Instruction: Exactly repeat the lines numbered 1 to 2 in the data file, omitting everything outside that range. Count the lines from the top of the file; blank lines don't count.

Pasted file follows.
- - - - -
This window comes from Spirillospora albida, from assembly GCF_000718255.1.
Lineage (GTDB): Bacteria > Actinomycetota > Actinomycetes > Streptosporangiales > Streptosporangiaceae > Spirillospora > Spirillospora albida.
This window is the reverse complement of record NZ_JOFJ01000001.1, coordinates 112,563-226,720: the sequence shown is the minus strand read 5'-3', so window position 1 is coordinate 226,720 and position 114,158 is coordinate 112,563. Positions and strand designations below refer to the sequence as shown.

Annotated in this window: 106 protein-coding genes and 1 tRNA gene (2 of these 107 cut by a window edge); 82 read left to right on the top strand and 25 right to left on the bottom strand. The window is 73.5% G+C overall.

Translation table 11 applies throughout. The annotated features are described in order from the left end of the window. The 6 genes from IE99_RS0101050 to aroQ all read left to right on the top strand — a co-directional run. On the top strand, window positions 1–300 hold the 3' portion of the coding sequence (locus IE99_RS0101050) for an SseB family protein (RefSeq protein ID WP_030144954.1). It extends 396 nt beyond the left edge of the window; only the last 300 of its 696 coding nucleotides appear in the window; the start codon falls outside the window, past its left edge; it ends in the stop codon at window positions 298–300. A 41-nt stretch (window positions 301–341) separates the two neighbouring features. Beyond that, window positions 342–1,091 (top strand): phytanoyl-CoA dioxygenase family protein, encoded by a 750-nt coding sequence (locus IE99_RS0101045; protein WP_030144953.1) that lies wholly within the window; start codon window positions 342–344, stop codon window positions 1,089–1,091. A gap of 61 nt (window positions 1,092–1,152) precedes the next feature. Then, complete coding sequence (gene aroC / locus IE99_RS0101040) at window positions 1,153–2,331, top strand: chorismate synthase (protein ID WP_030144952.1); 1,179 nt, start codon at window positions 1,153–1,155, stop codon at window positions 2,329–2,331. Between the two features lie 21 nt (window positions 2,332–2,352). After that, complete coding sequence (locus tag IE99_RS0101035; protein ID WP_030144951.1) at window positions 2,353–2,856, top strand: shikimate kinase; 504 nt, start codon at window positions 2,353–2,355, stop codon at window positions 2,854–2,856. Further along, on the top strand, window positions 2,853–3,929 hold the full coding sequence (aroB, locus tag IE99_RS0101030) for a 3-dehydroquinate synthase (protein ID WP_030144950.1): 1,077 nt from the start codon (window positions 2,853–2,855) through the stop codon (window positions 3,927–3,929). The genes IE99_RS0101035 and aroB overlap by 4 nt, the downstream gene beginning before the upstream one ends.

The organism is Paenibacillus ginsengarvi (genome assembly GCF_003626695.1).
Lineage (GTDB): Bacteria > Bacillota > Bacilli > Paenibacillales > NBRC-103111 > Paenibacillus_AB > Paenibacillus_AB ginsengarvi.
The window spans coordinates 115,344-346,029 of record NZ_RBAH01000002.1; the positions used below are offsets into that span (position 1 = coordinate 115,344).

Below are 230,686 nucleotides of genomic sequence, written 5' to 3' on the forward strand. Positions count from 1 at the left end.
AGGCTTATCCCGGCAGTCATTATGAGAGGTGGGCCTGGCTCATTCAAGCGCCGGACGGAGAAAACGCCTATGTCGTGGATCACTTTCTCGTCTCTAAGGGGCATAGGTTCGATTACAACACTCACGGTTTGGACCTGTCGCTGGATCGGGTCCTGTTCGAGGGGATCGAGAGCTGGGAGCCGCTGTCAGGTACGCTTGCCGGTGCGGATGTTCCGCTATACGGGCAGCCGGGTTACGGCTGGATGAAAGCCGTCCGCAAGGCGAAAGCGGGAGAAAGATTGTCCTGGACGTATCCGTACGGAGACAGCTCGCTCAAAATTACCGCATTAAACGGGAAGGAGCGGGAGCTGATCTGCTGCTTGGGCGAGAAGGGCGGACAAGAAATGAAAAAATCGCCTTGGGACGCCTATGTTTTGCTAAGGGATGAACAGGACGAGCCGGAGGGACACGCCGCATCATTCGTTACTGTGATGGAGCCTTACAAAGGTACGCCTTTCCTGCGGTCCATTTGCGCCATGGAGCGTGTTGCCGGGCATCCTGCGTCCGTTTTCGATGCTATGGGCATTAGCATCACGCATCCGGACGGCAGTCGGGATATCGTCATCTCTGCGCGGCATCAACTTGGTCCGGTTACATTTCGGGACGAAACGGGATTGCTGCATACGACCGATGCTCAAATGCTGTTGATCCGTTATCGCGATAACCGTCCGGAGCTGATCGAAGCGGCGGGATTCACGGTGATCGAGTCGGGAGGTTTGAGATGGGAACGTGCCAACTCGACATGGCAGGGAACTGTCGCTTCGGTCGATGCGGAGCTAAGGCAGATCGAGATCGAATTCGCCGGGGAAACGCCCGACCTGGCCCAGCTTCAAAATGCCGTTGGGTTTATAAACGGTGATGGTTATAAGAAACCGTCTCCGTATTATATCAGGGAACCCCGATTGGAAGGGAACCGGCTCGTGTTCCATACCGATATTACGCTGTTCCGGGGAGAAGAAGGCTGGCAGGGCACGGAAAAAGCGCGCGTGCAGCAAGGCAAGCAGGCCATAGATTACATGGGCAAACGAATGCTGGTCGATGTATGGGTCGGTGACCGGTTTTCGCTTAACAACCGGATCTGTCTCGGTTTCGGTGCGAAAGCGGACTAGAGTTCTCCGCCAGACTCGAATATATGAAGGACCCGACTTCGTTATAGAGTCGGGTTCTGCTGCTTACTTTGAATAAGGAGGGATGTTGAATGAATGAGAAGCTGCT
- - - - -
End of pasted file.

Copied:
This window comes from Spirillospora albida, from assembly GCF_000718255.1.
Lineage (GTDB): Bacteria > Actinomycetota > Actinomycetes > Streptosporangiales > Streptosporangiaceae > Spirillospora > Spirillospora albida.